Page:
Anti-Macron Protestors Clash with Police Outside Hermès Show

Mimosa Spencer and Samantha Conti

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PARIS — It wasn’t exactly the Storming of the Bastille, but a violent anti-government protest still rattled guests waiting to get into the Hermès men’s show on Saturday night. Protestors clashed with a line of baton-weilding police and at one point tried to crash through the black iron gates of the Mobilier National complex where the show was taking place.

Demonstrators chanted “Macron, resign!” and one even cracked an egg on Hamish Bowles’ head. Bob Chavez, president, and chief executive officer of Hermès Americas, never made it through the gates, and missed the show.

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The building serves as a warehouse for French state-owned furniture and also houses training centers for métier d’art, or artisanal skills such as tapestry restoration. Protestors were demonstrating against the public institution’s private partnerships, such as renting the building to Hermès for the show.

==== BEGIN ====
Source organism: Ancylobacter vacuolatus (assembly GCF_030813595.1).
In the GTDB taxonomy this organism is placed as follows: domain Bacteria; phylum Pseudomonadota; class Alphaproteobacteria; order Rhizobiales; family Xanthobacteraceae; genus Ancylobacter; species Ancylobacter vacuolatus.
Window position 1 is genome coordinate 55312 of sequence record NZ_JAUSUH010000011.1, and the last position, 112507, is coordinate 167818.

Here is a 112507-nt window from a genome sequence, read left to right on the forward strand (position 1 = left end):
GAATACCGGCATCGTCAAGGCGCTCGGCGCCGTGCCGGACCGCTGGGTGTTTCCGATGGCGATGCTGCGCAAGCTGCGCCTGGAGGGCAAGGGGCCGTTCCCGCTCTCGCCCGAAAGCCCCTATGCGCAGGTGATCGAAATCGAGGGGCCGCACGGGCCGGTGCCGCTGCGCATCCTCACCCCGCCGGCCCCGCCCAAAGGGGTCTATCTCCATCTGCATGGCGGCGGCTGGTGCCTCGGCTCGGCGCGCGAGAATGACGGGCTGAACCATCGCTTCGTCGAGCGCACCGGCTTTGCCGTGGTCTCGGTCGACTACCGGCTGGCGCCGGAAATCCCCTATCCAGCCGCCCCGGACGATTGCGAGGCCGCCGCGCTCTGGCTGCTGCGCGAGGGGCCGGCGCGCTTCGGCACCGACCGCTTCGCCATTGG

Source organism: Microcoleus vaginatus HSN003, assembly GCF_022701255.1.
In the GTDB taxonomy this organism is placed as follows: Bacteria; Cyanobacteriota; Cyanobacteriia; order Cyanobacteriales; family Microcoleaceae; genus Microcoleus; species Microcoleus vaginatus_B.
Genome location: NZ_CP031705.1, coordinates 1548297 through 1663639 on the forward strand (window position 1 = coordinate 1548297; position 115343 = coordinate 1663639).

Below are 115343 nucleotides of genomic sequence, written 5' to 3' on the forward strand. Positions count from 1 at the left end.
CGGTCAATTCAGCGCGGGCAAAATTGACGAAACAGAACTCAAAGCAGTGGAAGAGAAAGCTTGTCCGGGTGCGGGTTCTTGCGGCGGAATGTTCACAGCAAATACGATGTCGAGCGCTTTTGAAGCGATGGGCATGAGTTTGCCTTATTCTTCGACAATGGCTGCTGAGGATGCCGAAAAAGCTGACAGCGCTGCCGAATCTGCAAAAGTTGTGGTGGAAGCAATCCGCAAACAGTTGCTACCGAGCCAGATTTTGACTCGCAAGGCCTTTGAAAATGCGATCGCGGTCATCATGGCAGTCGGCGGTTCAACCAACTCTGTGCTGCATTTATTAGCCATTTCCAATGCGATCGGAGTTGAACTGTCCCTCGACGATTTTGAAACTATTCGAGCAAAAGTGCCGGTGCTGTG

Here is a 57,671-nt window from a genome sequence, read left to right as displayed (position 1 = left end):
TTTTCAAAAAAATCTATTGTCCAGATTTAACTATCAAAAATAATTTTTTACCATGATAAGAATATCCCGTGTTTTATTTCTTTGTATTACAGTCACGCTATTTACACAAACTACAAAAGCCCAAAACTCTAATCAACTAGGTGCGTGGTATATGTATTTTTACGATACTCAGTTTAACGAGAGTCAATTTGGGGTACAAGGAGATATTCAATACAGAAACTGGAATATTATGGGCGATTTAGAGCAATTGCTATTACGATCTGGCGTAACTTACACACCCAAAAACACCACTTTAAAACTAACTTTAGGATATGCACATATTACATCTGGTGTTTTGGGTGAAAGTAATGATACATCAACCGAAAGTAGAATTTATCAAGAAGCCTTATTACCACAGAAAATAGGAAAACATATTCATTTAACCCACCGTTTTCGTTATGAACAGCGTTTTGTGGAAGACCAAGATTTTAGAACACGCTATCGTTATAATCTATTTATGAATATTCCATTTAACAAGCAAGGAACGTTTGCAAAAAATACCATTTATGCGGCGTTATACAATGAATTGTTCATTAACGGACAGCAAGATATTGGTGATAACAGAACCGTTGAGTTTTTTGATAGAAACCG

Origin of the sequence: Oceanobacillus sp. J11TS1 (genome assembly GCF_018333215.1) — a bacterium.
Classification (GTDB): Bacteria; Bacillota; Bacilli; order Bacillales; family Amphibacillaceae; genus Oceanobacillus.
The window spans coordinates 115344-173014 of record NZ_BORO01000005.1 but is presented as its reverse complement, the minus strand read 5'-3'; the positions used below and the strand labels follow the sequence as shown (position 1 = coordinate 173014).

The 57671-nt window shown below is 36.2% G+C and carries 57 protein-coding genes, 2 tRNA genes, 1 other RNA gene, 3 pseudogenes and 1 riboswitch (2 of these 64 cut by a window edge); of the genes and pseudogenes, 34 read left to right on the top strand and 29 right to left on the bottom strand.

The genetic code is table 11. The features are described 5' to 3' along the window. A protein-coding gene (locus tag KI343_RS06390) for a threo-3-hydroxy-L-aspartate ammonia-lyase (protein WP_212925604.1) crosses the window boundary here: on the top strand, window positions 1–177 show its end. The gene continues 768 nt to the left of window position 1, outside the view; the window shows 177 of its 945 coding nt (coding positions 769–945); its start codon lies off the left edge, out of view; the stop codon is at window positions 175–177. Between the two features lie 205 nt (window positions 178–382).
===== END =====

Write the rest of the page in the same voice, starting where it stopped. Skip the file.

French President Emmanuel Macron’s government has been revisiting the current system of state support of the Metiers d’art — which also includes embroidery workshops in other parts of France and textile manufacturing. The institution dates back to the 17th Century.

“Culture is becoming a consumer good like any other. And this shouldn’t be!” read a tract that was handed out to show-goers, and signed by the country’s largest union CGT.

“We are against privatization! It’s a public service!” one protestor told WWD. “Furthermore, we’re protesting against the pension reforms,” he added.

Macron’s project to reform the country’s complicated pension system has come up against resistance from a number of sectors—the most visible being public transport. Train and subway workers have been staging strikes since December, disrupting transportation systems in the French capital and beyond for weeks.

Last weekend, other protestors set fire to La Rotonde, the famous Paris restaurant favored by Macron. While the fire was extinguished, the restaurant remained closed on Saturday. The Paris prosecutor’s office launched an investigation to determine the cause of the blaze.

Also on Saturday, police fired tear gas and used a water cannon to control crowds at the end of an anti-government march, while protestors lit fires outside Gare de Lyon train station, according to the Associated Press.

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